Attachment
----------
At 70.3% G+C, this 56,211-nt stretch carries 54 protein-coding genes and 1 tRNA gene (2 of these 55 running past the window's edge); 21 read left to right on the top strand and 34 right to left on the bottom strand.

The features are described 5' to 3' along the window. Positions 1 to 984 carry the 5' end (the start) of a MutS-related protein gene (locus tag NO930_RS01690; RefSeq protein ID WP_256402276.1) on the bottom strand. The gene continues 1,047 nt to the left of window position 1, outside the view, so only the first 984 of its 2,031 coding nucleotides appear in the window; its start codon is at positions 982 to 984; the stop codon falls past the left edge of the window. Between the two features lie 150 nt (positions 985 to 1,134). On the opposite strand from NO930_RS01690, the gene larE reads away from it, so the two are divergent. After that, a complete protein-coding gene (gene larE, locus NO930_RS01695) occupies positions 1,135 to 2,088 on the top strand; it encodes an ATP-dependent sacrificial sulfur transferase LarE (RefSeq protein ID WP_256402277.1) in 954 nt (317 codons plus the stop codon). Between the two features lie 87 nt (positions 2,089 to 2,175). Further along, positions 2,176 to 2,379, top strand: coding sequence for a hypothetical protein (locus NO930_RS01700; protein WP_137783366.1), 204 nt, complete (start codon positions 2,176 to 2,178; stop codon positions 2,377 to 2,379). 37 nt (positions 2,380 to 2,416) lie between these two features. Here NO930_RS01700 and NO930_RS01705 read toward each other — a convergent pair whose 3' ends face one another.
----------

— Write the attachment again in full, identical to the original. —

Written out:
At 70.3% G+C, this 56,211-nt stretch carries 54 protein-coding genes and 1 tRNA gene (2 of these 55 running past the window's edge); 21 read left to right on the top strand and 34 right to left on the bottom strand.

The features are described 5' to 3' along the window. Positions 1 to 984 carry the 5' end (the start) of a MutS-related protein gene (locus tag NO930_RS01690; RefSeq protein ID WP_256402276.1) on the bottom strand. The gene continues 1,047 nt to the left of window position 1, outside the view, so only the first 984 of its 2,031 coding nucleotides appear in the window; its start codon is at positions 982 to 984; the stop codon falls past the left edge of the window. Between the two features lie 150 nt (positions 985 to 1,134). On the opposite strand from NO930_RS01690, the gene larE reads away from it, so the two are divergent. After that, a complete protein-coding gene (gene larE, locus NO930_RS01695) occupies positions 1,135 to 2,088 on the top strand; it encodes an ATP-dependent sacrificial sulfur transferase LarE (RefSeq protein ID WP_256402277.1) in 954 nt (317 codons plus the stop codon). Between the two features lie 87 nt (positions 2,089 to 2,175). Further along, positions 2,176 to 2,379, top strand: coding sequence for a hypothetical protein (locus NO930_RS01700; protein WP_137783366.1), 204 nt, complete (start codon positions 2,176 to 2,178; stop codon positions 2,377 to 2,379). 37 nt (positions 2,380 to 2,416) lie between these two features. Here NO930_RS01700 and NO930_RS01705 read toward each other — a convergent pair whose 3' ends face one another.